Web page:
September 1980

Document Type


Degree Name



Dept. of Materials Science


Oregon Graduate Center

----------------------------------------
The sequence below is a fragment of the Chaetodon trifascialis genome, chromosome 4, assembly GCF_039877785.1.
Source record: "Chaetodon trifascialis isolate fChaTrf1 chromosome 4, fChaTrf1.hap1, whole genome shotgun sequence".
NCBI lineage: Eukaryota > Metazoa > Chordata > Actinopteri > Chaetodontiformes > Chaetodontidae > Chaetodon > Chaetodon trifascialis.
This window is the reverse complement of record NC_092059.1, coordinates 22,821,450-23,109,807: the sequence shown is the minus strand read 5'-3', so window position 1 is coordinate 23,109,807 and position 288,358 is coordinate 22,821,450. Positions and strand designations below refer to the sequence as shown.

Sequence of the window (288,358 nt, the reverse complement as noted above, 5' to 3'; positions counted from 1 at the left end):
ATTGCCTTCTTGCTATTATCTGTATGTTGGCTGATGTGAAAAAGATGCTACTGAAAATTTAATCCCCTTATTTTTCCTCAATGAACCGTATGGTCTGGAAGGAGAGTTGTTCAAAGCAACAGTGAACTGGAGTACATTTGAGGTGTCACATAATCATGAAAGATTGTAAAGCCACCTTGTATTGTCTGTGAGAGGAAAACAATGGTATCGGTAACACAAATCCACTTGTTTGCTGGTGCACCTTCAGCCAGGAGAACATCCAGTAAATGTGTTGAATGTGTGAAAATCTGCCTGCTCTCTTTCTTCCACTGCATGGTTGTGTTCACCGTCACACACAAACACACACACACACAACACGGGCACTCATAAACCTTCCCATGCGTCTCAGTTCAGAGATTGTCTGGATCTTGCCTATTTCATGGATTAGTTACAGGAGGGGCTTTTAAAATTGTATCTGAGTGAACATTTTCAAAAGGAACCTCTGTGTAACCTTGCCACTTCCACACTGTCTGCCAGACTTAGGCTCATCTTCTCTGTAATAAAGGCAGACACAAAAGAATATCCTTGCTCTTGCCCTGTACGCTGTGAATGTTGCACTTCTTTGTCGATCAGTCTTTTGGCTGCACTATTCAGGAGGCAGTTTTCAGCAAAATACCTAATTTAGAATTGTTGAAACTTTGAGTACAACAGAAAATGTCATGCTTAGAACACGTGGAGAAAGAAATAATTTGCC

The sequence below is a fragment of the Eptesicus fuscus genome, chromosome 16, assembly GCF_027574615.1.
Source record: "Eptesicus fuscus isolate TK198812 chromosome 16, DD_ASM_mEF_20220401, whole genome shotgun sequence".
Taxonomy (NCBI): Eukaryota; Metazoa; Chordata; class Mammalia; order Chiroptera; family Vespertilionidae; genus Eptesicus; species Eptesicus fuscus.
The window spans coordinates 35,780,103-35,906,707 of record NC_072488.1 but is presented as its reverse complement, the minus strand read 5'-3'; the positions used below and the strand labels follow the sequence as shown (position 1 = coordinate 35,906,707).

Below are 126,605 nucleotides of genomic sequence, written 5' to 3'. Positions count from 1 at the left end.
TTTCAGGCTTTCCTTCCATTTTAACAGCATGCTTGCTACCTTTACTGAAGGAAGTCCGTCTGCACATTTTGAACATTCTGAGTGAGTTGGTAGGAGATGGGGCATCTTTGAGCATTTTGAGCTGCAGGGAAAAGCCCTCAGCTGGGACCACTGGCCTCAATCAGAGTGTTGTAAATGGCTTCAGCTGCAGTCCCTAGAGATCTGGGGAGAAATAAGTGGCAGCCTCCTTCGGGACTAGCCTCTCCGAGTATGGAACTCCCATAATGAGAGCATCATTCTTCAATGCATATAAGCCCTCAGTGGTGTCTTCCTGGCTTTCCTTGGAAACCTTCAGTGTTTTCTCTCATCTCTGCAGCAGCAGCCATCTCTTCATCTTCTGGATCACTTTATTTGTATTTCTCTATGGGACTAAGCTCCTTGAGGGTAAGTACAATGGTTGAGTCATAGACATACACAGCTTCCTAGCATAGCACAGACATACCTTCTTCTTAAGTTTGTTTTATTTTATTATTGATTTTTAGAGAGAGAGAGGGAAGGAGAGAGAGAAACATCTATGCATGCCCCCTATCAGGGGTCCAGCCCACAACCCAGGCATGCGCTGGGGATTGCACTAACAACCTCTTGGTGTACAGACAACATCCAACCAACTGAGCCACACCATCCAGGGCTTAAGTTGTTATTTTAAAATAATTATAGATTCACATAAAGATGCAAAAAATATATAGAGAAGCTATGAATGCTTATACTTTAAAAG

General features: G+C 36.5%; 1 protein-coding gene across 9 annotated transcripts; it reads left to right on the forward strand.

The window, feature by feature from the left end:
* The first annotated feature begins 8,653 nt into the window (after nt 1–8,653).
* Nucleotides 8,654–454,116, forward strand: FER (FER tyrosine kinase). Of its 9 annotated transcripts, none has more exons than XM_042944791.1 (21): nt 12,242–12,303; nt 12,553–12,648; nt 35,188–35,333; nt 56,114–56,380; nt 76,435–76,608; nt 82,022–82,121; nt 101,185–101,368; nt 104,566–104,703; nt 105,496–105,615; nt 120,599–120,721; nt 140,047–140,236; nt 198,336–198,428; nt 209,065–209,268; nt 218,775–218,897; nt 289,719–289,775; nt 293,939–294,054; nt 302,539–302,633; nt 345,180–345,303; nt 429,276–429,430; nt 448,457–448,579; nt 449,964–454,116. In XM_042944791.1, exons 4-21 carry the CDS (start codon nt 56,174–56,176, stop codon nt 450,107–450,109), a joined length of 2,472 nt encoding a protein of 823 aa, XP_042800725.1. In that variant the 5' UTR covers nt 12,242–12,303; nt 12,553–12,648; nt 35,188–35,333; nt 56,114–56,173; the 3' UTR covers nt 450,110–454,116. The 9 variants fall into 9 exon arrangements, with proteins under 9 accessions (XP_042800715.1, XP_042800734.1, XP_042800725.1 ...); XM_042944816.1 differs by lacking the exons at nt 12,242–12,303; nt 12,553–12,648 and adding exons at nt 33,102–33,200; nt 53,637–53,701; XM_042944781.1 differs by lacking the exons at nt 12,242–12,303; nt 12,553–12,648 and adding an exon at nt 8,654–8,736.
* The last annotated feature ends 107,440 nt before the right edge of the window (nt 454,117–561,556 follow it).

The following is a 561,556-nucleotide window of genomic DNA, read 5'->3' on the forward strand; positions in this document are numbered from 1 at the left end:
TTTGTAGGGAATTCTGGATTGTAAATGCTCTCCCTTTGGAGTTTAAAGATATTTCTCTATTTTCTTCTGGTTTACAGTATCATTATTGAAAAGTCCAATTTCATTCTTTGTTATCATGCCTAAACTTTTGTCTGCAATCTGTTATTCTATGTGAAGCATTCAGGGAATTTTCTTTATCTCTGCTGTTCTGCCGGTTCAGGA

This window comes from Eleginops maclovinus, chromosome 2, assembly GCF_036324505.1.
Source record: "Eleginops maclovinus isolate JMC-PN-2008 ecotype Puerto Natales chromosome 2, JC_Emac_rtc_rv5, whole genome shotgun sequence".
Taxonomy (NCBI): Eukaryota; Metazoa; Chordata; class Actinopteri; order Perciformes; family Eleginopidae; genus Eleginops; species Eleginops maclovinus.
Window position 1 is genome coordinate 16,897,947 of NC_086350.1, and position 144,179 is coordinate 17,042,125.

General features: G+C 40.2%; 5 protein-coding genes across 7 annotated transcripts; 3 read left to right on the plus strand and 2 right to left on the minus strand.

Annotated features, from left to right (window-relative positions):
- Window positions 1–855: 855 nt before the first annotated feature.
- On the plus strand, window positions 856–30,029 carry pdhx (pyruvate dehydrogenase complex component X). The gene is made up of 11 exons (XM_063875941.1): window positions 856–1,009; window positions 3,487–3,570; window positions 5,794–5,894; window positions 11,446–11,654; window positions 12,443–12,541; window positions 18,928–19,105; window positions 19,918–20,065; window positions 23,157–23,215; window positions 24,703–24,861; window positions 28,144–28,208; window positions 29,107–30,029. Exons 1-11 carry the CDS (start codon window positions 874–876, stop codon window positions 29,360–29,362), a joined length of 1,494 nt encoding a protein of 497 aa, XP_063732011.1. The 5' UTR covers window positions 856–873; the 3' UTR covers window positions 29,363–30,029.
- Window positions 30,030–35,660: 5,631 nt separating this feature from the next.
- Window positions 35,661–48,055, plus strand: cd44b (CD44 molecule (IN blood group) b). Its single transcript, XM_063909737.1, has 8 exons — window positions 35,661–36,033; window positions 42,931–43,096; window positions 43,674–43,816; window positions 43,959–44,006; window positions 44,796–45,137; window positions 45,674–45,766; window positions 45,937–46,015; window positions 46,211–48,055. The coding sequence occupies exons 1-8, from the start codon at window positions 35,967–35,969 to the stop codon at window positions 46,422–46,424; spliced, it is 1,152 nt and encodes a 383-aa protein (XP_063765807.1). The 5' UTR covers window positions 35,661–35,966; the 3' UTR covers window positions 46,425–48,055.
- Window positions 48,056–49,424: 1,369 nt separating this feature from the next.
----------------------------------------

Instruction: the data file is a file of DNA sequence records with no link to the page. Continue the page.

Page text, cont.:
The effect of microstructure and internal hydrogen on fatigue crack propagation of quenched and tempered AISI 4340 steel has been investigated. The microstructural variables viz., prior austenite grain size, substructure of martensite, retained austenite and type of carbides were altered by choosing various austenitizing temperatures and tempering temperatures. Optical metallography and transmission electron microscopy were used to characterize these microstructural variables. Significant amounts of retained austenite films were observed at the lath and prior austenite grain boundaries, particularly in the coarse grained structures. The retained austenite was mechanically unstable ahead of a crack tip, and as well as during tensile deformation under plane stress and plane strain conditions. The microstructural variations that were induced by various heat treatments used in this study did not significantly affect the threshold stress intensity for fatigue crack growth. Crack growth rates near threshold stress intensity and at intermediate stress intensity ranges were nearly independent of microstructure. However, the specimens with higher fracture toughness exhibited better resistance to crack growth at high stress intensity ranges than the specimens with lower fracture toughness. However, the presence of internal hydrogen enhanced the crack growth rates by an order of magnitude over that of the specimens without hydrogen. The magnitude of enhancement in crack growth rates was dependent on the applied stress intensity range and on the prior austenite grain size. The maximum crack growth enhancement was observed at an intermediate stress intensity range, ΔK = 8 to 15 Ksi√in, (ΔK = 8.8 to 16.5 Mpa√m) for all prior austenite grain sizes. The crack growth rate at low stress intensity ranges (ΔK < 10 Ksi√in) was very sensitive to the prior austenite grain size. Specimens with coarse grained structures exhibited lower crack growth rates than those with fine grain structures. The crack growth mode at low applied stress intensities in the coarse grained structures was predominantly transgranu1ar fracture while in fine grained structures it was mostly intergranular. Crack growth rates in specimens tempered at 280°C for all grain sizes were slightly higher at intermediate applied stress intensity ranges than in specimens tempered at 180°C. These results are discussed in terms of the fracture mode and the diffusion of hydrogen to the prior austenite grain boundaries.





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